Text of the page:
A lot or a little?
The parents' guide to what's in this TV show.
What parents need to know
Parents need to know that Heroes Reborn is a drama about people with special powers and the forces that oppose them. The superhero angle may interest younger kids, but parents may find this drama to be too intense for them. Characters are suddenly dispatched on-screen (usually shot). Dead bodies and blood are seen on-screen, although there's no gore. Characters are frequently in mortal jeopardy. A major terrorist event kicks off many plot points; viewers see the devastated Ground Zero and hear about distraught relatives who lost their lives. A deadly future cosmic event is referred to; we see scenes of space with fiery swirls. A man cuts off his own hand (offscreen) to escape shackles, and boys fight over a girl. Expect infrequent cursing: "What the hell?" or "This guy sits on his ass all day." There's some flirting, dating, and kissing.
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What's the story?
HEROES REBORN picks up after one of the original Heroes characters came clean to the world about her superpowers. Her admission inspired thousands of other Evos -- "evolved humans" -- to come out. Threatened, non-Evos fought back, and Evos began facing discrimination. Then a massive terrorist attack was launched in Odessa, Texas; Evos were blamed and now are being persecuted. Luke and Joanne Collins (Zachary Levi and Judi Shekoni) lost their son in the attack, and now they're attempting to wipe out all Evos. Meanwhile, Illinois high schooler Tommy Clarke (Robbie Kay) can teleport people and objects, but he just wants to pass for a normal student. In Japan, Miko Otomo (Kiki Sukezane) mysteriously finds herself living a real-life computer game. In Los Angeles, Carlos Gutierrez (Ryan Guzman) is El Vengador, a masked underground hero who protects Evos and ferries them to safety in Canada via an underground railroad. And in Austin, Texas, Noah “HRG” Bennet (Jack Coleman) built a new life after the Odessa disaster and has forgotten what he once knew -- but operatives from his shadowy ex-employer Renautas won't let him move on.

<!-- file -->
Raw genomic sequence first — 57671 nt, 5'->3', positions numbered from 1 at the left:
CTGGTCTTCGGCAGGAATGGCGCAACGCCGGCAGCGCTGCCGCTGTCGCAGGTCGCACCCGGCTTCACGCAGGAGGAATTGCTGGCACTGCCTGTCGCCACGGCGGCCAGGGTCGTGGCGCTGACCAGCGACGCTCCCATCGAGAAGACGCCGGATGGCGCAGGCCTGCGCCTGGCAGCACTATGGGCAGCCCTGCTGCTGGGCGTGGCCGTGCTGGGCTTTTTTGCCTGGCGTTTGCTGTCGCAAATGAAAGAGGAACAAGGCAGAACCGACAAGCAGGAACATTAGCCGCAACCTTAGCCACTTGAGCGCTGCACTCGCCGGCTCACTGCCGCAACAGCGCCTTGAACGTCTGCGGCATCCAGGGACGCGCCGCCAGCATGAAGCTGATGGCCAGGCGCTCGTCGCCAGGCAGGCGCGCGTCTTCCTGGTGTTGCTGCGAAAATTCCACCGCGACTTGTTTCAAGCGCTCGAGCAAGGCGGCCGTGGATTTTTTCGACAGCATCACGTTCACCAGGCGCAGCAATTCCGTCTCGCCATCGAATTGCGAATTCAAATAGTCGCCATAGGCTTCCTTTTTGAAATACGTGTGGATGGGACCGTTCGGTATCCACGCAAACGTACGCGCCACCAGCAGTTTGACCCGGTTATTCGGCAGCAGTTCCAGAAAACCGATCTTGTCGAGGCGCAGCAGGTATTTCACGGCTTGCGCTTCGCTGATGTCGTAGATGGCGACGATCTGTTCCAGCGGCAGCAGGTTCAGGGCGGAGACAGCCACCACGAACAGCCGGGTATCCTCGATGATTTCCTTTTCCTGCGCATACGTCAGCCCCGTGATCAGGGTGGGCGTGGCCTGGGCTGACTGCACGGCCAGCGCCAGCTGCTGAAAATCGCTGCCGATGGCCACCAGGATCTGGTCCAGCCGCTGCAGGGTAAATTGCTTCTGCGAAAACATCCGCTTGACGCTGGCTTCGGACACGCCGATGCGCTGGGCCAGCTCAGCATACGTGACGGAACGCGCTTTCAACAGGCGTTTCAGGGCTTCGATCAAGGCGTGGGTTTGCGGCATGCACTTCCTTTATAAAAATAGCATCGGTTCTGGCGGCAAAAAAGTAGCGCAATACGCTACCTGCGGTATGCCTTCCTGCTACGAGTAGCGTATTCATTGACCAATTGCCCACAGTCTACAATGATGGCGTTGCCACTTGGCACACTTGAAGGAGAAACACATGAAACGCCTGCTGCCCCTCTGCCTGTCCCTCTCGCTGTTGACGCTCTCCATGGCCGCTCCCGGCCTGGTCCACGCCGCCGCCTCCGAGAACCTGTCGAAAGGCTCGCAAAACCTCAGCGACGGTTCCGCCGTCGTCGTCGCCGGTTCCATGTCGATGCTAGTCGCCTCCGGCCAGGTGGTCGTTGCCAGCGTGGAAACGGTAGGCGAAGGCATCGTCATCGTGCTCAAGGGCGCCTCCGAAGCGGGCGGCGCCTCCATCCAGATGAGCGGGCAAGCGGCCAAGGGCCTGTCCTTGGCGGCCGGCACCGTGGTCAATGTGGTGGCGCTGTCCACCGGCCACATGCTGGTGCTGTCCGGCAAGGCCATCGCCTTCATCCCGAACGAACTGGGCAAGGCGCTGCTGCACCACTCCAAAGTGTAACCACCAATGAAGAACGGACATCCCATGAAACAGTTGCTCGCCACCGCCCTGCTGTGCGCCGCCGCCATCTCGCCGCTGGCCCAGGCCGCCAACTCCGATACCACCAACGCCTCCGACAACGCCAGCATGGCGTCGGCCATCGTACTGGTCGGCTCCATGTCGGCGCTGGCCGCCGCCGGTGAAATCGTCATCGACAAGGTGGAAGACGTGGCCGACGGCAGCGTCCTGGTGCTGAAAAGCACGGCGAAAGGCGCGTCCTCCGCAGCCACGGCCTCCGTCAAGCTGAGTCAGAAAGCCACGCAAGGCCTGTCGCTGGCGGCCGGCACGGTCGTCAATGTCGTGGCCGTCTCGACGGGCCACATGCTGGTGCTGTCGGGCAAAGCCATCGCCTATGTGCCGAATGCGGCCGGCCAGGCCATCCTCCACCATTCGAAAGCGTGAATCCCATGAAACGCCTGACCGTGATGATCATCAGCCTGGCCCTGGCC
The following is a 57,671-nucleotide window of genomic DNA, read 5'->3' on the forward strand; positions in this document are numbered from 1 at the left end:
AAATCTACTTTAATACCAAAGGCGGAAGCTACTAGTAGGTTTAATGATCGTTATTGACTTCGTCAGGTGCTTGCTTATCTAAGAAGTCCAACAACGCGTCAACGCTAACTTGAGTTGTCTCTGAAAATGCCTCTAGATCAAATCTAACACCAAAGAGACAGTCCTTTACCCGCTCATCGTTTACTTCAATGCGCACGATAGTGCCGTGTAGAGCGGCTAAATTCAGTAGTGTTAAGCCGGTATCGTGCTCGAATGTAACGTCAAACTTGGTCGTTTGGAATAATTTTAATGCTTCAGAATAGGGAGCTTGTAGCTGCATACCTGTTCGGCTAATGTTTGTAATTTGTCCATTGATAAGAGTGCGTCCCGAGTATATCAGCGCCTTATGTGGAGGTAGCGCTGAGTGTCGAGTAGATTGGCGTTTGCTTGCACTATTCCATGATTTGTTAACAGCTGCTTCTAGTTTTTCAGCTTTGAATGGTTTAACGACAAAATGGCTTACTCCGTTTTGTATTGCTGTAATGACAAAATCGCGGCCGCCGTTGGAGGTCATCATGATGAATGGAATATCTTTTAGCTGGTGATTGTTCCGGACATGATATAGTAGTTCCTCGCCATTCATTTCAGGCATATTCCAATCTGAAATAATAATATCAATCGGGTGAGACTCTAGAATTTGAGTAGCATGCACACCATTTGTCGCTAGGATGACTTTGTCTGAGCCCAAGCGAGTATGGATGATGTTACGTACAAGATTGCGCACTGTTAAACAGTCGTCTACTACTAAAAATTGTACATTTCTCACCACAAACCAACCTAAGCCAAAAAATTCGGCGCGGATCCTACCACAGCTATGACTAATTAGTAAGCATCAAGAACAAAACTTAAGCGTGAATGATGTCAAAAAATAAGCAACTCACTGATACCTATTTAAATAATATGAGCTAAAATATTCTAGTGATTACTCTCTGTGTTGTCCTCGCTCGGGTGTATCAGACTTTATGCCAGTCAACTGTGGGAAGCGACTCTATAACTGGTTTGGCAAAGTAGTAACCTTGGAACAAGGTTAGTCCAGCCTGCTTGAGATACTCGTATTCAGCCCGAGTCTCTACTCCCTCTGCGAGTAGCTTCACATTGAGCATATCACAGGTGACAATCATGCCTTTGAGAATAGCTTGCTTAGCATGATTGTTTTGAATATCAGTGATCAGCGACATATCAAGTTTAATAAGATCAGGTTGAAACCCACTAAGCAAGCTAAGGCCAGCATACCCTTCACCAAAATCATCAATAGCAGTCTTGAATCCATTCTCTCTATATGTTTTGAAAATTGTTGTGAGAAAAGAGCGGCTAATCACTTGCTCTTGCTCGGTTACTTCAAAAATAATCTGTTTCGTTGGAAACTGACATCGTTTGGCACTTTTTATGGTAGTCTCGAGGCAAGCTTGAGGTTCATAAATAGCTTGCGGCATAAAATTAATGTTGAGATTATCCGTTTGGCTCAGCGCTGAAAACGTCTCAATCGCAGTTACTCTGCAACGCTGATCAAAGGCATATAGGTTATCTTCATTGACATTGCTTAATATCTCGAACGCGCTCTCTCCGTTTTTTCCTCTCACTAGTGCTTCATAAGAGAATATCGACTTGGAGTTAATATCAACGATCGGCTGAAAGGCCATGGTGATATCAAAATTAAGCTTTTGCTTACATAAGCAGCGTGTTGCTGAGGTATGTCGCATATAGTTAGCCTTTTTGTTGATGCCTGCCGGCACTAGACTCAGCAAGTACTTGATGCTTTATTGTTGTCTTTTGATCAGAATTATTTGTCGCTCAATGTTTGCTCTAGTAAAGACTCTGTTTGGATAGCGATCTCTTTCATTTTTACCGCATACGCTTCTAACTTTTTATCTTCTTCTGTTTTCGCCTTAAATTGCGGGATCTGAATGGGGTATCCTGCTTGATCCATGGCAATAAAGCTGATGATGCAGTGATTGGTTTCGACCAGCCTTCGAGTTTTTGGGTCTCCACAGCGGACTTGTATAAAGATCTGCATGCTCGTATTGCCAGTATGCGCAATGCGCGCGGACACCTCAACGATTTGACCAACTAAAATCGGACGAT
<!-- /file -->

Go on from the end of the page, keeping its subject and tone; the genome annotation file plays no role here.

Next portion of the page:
Is it any good?
This creditable reboot eschews catchphrases (remember "Save the cheerleader"?) for tense drama that resonates with modern viewers. The response to a terrorist attack is relatable, and retaining Coleman as Noah Bennet is a smart move that helps old viewers anchor themselves but doesn't demand new viewers be conversant with Heroes mythology. Certainly the freshest new character is Miko, whose journey into a real-life video game has interesting consequences. However, the show suffers from its many plot lines -- just as viewers grasp the importance of what's just happened to one character, we're on to another -- and additionally has sci-fi-no-questions-answered syndrome, in which one character asks another for a simple explanation and hears some variation on "There's no time!" We like it anyway, but all viewers may not.
Talk to your kids about ...
Families can talk about why shows in which characters suddenly have superhuman powers are popular. What types of dramatic possibilities does this setup hold? Why do people like to fantasize about being more than human?
Are viewers supposed to relate to, empathize with, or dislike the "Evos" in Heroes Reborn? How can you tell?
Heroes Reborn often tells the audience the date and location of scenes with text overlays. Would you be able to tell where you are without these overlays? Is it helpful or distracting?